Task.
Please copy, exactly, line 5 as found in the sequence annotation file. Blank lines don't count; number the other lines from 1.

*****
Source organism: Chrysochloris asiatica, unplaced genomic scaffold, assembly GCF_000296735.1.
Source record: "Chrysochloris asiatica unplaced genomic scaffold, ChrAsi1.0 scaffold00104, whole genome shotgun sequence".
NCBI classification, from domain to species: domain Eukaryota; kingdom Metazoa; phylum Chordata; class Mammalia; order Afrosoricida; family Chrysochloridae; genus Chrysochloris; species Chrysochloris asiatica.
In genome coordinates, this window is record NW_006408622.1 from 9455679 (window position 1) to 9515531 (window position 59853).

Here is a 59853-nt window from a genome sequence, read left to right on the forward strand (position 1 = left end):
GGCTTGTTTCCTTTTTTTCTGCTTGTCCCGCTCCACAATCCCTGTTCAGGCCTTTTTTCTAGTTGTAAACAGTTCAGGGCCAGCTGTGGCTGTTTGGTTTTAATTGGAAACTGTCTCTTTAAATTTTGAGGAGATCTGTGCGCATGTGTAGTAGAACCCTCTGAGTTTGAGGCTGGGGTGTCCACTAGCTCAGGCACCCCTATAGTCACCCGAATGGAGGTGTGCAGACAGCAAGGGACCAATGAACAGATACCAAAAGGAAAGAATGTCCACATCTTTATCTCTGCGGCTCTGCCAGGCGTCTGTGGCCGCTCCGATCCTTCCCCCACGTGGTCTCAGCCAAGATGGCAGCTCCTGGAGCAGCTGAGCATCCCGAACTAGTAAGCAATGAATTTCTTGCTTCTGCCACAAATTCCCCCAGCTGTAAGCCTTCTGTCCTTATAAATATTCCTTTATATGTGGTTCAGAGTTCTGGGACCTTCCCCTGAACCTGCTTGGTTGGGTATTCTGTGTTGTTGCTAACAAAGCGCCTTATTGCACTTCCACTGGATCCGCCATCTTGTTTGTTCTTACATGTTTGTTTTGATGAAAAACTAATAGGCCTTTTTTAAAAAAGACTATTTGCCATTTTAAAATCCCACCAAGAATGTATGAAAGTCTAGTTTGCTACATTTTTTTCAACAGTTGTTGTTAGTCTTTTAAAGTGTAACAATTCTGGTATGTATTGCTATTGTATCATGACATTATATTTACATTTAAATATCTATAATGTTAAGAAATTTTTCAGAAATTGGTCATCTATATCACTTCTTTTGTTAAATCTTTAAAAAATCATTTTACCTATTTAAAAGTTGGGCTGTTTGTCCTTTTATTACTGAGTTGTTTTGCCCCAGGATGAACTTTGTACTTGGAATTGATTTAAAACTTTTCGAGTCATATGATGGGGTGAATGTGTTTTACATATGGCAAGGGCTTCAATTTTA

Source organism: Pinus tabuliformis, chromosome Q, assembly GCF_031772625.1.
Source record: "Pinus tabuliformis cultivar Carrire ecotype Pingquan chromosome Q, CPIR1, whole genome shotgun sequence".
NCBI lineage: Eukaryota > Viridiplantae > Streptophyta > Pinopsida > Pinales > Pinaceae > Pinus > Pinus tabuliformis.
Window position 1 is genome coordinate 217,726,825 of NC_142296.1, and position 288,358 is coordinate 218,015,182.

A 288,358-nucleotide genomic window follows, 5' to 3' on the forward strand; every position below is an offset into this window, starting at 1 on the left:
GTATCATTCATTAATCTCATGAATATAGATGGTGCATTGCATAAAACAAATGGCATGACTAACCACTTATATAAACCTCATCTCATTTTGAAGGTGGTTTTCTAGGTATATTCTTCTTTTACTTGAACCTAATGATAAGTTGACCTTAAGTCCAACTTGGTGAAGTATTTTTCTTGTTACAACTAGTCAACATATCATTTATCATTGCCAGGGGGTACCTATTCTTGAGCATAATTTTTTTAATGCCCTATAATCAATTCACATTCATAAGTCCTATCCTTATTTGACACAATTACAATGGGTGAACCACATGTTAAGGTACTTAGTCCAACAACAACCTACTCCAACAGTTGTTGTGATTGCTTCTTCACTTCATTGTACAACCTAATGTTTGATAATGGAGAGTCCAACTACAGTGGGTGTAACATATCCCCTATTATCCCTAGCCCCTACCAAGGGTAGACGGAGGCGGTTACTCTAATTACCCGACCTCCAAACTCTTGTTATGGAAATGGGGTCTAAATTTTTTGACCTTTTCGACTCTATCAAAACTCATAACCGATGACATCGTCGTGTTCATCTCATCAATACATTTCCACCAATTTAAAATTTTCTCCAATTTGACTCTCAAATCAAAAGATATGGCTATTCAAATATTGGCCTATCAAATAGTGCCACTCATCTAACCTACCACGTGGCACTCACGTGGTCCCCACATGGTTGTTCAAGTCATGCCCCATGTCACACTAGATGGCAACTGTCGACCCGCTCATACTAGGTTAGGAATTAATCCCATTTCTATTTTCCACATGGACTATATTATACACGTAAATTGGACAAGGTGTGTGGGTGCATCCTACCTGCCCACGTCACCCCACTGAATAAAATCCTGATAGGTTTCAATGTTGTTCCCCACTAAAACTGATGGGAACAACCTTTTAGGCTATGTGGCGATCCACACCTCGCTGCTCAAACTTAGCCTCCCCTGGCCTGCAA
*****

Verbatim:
Here is a 59853-nt window from a genome sequence, read left to right on the forward strand (position 1 = left end):